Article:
Diane Baker's passions included baking cakes for her family and...

Diane Baker's passions included baking cakes for her family and looking after cats, either her own or strays in her Patchogue neighborhood. Credit: Baker Family

Diane Baker carried a deep love for her family and expressed it in part by making pineapple upside down and tres leches cakes for family gatherings. It was something she enjoyed so much, her family joked, it was why she married a man with the last name Baker.

Baker, of Patchogue, died of the coronavirus at Long Island Community Hospital in the village on April 17 following three weeks on a ventilator at the start of the pandemic. She was 53.

She was born Diane McParland on Jan. 15, 1967 at what was then St. John’s Smithtown Hospital to parents Mary Grace and Vincent McParland. She grew up in Lake Grove and graduated from Sachem High School North and married her husband, John Baker, on June 1, 2002.

Her family noted that Baker suffered from an underlying condition, a dissected aorta, and was not able to work in recent years. According to the Mayo Clinic, the condition is serious and occurs when the inner layer of the aorta tears.

Baker had many interests and hobbies, her family said, especially caring for her cats and any other neighborhood strays that would come to her door hoping to benefit from her kindness.

It was always family first and Baker and her husband would host their loved ones every Christmas. Without his wife there this past December, John Baker opted to decorate and host a few family members anyway. Maintaining tradition was what she would have wanted, her family said.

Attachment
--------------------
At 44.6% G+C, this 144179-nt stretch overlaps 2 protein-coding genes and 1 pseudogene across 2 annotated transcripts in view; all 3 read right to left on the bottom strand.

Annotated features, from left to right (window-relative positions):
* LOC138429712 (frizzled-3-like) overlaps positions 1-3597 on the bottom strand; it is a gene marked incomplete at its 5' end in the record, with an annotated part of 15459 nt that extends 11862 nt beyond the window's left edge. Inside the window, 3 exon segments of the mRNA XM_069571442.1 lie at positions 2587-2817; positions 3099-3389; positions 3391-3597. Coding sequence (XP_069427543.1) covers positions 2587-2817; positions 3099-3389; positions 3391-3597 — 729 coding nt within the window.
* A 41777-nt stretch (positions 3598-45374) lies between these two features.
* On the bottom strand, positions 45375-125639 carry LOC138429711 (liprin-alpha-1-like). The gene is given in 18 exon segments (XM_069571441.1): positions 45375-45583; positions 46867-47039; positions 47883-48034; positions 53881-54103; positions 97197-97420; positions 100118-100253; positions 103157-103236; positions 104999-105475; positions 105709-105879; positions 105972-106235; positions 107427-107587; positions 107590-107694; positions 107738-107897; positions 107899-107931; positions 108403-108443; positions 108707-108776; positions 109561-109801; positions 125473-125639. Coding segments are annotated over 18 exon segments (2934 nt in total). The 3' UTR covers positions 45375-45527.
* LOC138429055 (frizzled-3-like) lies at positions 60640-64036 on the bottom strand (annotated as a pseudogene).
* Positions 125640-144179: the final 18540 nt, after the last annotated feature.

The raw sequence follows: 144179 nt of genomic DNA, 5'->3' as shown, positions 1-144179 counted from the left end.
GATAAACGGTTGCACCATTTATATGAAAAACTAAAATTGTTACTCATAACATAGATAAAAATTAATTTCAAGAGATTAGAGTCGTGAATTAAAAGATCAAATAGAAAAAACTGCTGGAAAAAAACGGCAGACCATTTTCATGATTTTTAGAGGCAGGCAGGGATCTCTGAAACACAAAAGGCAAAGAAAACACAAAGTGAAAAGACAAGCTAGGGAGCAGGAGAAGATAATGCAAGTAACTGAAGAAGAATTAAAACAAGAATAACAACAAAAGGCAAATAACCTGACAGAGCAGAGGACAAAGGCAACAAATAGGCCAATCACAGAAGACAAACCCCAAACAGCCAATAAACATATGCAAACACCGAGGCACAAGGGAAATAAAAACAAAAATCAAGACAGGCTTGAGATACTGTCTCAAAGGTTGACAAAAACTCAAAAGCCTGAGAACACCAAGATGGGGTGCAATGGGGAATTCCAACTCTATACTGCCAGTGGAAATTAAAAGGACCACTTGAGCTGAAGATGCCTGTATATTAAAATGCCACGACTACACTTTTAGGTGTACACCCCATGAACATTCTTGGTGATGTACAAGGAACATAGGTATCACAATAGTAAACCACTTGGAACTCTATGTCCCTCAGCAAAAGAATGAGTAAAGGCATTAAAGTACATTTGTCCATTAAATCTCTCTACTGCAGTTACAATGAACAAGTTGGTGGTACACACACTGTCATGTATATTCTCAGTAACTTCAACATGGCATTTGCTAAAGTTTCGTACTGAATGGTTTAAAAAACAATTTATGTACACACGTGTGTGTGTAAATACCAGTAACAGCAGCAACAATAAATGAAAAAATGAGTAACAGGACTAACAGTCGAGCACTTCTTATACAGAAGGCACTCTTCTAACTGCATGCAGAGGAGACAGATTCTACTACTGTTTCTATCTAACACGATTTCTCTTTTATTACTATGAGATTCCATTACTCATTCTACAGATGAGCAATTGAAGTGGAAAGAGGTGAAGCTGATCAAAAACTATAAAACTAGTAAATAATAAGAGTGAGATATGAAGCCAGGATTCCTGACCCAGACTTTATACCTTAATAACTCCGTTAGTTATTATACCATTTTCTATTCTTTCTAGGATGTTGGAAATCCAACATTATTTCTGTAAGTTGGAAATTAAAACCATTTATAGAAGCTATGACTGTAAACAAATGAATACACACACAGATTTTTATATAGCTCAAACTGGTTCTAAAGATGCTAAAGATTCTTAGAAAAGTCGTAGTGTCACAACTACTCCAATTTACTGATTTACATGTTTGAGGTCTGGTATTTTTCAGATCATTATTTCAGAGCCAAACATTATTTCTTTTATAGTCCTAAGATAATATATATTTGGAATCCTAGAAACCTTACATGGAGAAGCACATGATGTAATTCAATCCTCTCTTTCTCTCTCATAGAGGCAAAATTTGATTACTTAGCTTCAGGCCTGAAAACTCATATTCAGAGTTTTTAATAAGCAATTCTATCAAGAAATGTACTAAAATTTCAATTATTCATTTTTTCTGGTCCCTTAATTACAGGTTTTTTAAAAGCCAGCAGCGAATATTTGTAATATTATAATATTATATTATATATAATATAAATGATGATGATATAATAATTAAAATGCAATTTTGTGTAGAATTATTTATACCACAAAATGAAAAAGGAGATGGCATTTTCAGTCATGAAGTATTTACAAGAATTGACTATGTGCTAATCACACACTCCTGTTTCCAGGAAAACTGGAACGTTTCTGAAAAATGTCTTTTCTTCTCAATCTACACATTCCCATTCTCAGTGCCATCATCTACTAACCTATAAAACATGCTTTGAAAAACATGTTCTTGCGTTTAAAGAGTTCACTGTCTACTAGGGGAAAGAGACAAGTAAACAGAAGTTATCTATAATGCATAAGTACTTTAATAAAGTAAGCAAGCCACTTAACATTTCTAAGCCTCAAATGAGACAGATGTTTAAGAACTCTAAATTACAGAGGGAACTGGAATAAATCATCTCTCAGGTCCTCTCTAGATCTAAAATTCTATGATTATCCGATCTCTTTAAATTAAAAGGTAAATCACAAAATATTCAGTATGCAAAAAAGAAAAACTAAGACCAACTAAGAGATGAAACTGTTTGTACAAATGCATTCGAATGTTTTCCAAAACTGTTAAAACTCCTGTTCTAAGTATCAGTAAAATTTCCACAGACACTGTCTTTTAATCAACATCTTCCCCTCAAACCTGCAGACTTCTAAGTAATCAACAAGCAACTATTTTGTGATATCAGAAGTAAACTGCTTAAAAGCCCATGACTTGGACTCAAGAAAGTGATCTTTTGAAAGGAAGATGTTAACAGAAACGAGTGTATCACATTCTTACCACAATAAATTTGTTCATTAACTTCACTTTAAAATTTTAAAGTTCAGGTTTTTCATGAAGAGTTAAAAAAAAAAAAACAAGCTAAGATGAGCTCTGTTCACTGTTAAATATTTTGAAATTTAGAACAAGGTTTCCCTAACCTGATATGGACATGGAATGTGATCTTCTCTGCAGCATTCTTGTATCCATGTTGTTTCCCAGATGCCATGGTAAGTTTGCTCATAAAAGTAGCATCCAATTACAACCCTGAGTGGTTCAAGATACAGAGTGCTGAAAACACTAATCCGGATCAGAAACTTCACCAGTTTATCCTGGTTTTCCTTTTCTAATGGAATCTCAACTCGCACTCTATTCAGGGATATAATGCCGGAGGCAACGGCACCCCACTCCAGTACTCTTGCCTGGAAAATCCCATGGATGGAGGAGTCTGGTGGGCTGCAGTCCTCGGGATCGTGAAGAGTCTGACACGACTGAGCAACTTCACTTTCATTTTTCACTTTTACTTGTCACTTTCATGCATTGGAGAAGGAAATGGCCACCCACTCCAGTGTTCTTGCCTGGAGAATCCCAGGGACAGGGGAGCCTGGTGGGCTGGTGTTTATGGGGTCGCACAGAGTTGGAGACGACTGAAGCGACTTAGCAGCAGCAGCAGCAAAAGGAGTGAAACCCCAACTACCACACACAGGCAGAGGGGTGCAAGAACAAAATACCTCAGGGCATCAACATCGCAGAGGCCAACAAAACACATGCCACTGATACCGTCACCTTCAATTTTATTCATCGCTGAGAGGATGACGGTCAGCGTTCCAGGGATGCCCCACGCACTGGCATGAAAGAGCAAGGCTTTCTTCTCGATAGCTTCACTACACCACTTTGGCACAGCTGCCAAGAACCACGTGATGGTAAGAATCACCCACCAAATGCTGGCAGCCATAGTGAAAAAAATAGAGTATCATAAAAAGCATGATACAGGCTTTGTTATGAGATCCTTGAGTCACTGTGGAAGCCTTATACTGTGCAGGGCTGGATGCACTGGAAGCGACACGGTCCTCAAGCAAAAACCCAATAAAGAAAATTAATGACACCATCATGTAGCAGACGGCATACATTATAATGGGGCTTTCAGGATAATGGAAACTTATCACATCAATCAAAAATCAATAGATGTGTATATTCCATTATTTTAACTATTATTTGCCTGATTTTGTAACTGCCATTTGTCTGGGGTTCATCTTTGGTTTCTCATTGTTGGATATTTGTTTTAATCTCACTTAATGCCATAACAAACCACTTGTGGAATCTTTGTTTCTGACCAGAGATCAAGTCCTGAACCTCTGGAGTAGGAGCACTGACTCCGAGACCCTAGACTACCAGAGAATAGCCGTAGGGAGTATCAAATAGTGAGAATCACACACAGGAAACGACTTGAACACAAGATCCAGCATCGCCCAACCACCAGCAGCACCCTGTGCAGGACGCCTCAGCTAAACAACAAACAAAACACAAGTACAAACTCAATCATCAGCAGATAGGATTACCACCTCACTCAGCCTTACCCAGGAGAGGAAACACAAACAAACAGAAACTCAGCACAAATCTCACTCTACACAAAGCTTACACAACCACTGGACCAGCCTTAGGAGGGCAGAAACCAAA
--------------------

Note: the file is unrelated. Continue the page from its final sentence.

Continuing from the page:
"It was hard, but I love that he wanted us there," said John’s older brother, Paul Baker of Patchogue. "And I love that he bought us all gifts. He wanted Christmas to be nice for everyone."

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Diane Baker enjoyed swimming and gardening, every year planting red, white and purple flowers that would bloom into a patriotic display. She loved music and would sing Patsy Cline’s "Crazy" when karaoke was available.

A niece, Kelly Dabe of Islip, remembered Baker as the cool aunt who taught her how to apply makeup, introduced her to musicals like "Grease" and "West Side Story," and turned her on to rock music by The Doors and The Kinks. Just 13 years apart, Dabe cherished their time together and said she considered Baker more like a big sister than an aunt.

"It was always just such an experience to hang out with her because she had a song in her heart and would share it with us," said Dabe, who served as maid of honor at Baker's wedding. "She was a beautiful, beautiful person."

Baker was buried at Pinelawn Memorial Park in Farmingdale on April 23. A memorial service was held Sept. 12 at Assumption of the Blessed Mary Roman Catholic Church in Centereach. She is survived by her mother, Mary Grace McParland of Lake Grove, brothers Vincent McParland of Long Beach and Timothy McParland of Lake Grove, a sister Susan Catik of Melville and several nieces and nephews. She was predeceased by her sister Karen Breslin.

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